The art and dance collective known as the House of Kenzo is made up of six members: Breeann Ashley, Bobby Britton, Roxy Eguia, Antonio Padron, Karma Stylz and Gemel Williams.
Several of the Kenzo kids knew each other before the group existed, as Britton, Eguia and Williams went to the same high school, and Ashley and Stylz had been friends since childhood. But it wasn’t until 2012, when Eguia and Padron collaborated on several projects, that the House of Kenzo really began to take shape.
Under the name Rainbow Starchild (“RNBWSTRCHLD”), Eguia designed the costumes for some of Padron’s dance performances, while Padron choreographed some of Eguia’s runway shows, one of which included several future members of the House of Kenzo.
“One of the showcases Antonio and Karma choreographed, was for a Milky Way collection we did,” says Eguia. “It was 10 looks — all of the planets including the sun — and each look was inspired by the elements of each planet. That’s how we really started working with one another.”
After that the members of the House of Kenzo were practically inseparable, practicing several days a week from six to nine in the morning, going to events together and slowly assembling the collective that they’ve become known for.
Eguia recalls a moment in 2014 when she and the other Kenzo kids went to the Stargayzer Festival in Austin, Texas, and outdanced everybody during a set from the prominent ballroom figure MikeQ.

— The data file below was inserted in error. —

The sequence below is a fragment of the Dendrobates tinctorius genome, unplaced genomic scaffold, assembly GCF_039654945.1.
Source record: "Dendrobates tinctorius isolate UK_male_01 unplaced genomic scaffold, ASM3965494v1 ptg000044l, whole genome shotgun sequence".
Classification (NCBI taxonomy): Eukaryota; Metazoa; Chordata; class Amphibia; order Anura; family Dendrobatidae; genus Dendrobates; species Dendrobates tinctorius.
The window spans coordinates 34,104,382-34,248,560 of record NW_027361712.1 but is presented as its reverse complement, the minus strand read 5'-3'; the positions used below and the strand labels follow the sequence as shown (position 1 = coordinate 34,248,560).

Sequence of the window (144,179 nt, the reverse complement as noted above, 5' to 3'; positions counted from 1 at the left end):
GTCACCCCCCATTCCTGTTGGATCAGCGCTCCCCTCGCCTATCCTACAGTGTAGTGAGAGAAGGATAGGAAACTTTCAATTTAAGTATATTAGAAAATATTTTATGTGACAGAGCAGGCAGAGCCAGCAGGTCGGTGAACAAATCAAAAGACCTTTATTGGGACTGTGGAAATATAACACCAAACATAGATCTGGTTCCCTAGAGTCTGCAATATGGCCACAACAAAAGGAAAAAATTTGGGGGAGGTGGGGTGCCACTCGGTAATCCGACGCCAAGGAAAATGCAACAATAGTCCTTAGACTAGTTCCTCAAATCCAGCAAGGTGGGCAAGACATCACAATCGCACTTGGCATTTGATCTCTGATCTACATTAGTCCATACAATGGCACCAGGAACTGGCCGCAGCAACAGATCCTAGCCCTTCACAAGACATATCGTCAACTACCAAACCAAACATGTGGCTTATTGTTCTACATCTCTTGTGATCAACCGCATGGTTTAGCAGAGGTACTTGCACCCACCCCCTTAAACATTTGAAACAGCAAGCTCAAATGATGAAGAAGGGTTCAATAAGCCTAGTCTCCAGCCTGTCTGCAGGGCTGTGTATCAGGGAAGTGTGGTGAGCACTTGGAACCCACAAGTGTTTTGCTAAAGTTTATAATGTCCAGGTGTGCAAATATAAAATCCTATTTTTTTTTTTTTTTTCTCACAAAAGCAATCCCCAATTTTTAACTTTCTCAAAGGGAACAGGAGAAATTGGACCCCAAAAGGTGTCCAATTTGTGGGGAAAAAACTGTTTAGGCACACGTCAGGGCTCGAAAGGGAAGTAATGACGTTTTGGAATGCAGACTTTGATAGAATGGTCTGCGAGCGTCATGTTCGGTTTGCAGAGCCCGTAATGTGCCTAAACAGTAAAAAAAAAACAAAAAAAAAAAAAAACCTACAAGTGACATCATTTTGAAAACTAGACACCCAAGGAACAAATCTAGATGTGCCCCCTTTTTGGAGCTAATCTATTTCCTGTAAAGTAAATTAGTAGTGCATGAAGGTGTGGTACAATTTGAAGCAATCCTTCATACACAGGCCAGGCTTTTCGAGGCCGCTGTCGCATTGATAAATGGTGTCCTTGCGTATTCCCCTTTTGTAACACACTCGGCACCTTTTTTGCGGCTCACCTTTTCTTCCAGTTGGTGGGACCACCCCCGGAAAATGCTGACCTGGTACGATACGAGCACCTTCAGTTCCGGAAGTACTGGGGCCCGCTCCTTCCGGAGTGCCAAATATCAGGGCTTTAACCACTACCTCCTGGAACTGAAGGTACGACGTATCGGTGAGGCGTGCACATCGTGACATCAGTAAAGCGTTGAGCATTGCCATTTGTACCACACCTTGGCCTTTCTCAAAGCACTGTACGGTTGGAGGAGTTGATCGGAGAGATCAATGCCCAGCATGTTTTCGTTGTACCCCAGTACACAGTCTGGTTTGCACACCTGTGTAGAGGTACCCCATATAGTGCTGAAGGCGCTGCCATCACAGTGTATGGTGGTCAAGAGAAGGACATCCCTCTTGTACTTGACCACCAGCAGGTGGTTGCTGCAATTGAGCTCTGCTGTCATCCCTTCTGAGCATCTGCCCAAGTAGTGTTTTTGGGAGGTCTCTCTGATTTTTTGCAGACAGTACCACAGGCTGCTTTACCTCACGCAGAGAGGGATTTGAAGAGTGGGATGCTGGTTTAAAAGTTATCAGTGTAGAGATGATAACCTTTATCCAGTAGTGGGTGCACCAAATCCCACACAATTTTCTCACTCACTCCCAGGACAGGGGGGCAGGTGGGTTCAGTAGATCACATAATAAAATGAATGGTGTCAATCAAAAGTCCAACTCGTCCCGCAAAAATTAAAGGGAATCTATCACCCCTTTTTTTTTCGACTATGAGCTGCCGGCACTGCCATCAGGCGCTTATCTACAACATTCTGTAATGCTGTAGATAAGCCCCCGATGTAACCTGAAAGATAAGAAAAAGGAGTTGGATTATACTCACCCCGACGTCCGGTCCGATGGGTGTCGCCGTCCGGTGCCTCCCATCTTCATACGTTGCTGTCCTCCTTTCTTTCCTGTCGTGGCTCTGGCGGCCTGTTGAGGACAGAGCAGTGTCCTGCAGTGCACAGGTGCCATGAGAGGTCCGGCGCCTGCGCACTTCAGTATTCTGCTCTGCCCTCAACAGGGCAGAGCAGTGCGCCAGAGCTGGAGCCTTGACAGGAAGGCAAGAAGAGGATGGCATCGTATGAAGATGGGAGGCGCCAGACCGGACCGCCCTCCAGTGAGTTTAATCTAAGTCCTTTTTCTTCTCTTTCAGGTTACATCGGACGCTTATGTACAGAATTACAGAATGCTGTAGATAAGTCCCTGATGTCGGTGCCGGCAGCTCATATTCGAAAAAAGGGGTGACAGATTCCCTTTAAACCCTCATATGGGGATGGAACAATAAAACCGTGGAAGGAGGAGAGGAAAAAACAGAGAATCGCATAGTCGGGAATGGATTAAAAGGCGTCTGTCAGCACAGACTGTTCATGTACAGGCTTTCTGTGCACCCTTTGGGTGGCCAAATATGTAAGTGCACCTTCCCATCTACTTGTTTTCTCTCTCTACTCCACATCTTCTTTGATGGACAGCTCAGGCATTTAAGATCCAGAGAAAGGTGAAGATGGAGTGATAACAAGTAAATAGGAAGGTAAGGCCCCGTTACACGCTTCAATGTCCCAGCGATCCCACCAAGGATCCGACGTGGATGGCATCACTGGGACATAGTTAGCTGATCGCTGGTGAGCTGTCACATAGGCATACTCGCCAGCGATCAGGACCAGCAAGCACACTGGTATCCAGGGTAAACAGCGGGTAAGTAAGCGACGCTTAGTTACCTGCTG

“We were all in rainbow garb and just jumped onstage and started dancing,” Eguia says. “Then somebody battled us, and somebody else battled us. Everybody was like, ‘Who the fuck are you guys?’ Shortly after that we came up with the name the House of Kenzo.”
A bit of ballroom and vogue history for context: Voguing is a form of dance born from the Harlem ballroom scene of the 1980s. Although still a largely underground community across the country, vogue culture rose to prominence in the early ‘90s thanks to Madonna’s hit single “Vogue” and the documentary “Paris Is Burning.” Where the former commoditized the culture and brought it to the masses, the latter explored the intricacies of it — the glamor, violence, lifestyle and art.
As with most traditional “houses,” there is a hierarchy. A “house mother” or “house father” have “children,” and the children have to adhere to the rules set up by their house parent.
Houses are named after fashion designers, and members of the houses often participate in events called “balls.”
Although the House of Kenzo is inspired by ballroom and vogue culture, all of the members are adamant about not being referred to as a “vogue house.”
“We do more than just dance to vogue music,” says Ashley. “We know African, modern, contact improvisation, breaking, hip hop, pole dancing and much more. Not only that, but our performances include installations and plot settings — we are an art collective.”
Williams adds: “Although we do channel vogue dancing, our goal is to expand upon what being a house means in today’s day and age, and how we can push the idea to be more relevant to this modern, digital age.”